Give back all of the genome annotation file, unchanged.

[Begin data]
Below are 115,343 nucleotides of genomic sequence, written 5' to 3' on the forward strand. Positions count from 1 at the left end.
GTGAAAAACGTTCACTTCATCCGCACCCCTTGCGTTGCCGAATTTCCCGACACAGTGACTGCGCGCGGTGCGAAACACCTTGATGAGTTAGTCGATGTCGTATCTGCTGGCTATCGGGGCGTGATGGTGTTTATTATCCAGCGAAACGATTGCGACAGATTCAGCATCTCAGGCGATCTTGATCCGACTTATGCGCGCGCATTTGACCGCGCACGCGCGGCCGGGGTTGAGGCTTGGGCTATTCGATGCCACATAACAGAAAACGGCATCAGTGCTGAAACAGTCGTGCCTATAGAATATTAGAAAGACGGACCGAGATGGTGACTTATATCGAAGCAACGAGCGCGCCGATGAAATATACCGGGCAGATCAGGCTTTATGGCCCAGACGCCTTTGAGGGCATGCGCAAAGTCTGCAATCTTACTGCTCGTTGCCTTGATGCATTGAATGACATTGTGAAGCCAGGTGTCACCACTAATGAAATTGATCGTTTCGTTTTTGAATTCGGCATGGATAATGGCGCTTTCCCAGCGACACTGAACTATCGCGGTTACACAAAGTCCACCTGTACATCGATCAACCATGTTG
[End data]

Below are 115,343 nucleotides of genomic sequence, written 5' to 3' on the forward strand. Positions count from 1 at the left end.
GTGAAAAACGTTCACTTCATCCGCACCCCTTGCGTTGCCGAATTTCCCGACACAGTGACTGCGCGCGGTGCGAAACACCTTGATGAGTTAGTCGATGTCGTATCTGCTGGCTATCGGGGCGTGATGGTGTTTATTATCCAGCGAAACGATTGCGACAGATTCAGCATCTCAGGCGATCTTGATCCGACTTATGCGCGCGCATTTGACCGCGCACGCGCGGCCGGGGTTGAGGCTTGGGCTATTCGATGCCACATAACAGAAAACGGCATCAGTGCTGAAACAGTCGTGCCTATAGAATATTAGAAAGACGGACCGAGATGGTGACTTATATCGAAGCAACGAGCGCGCCGATGAAATATACCGGGCAGATCAGGCTTTATGGCCCAGACGCCTTTGAGGGCATGCGCAAAGTCTGCAATCTTACTGCTCGTTGCCTTGATGCATTGAATGACATTGTGAAGCCAGGTGTCACCACTAATGAAATTGATCGTTTCGTTTTTGAATTCGGCATGGATAATGGCGCTTTCCCAGCGACACTGAACTATCGCGGTTACACAAAGTCCACCTGTACATCGATCAACCATGTTG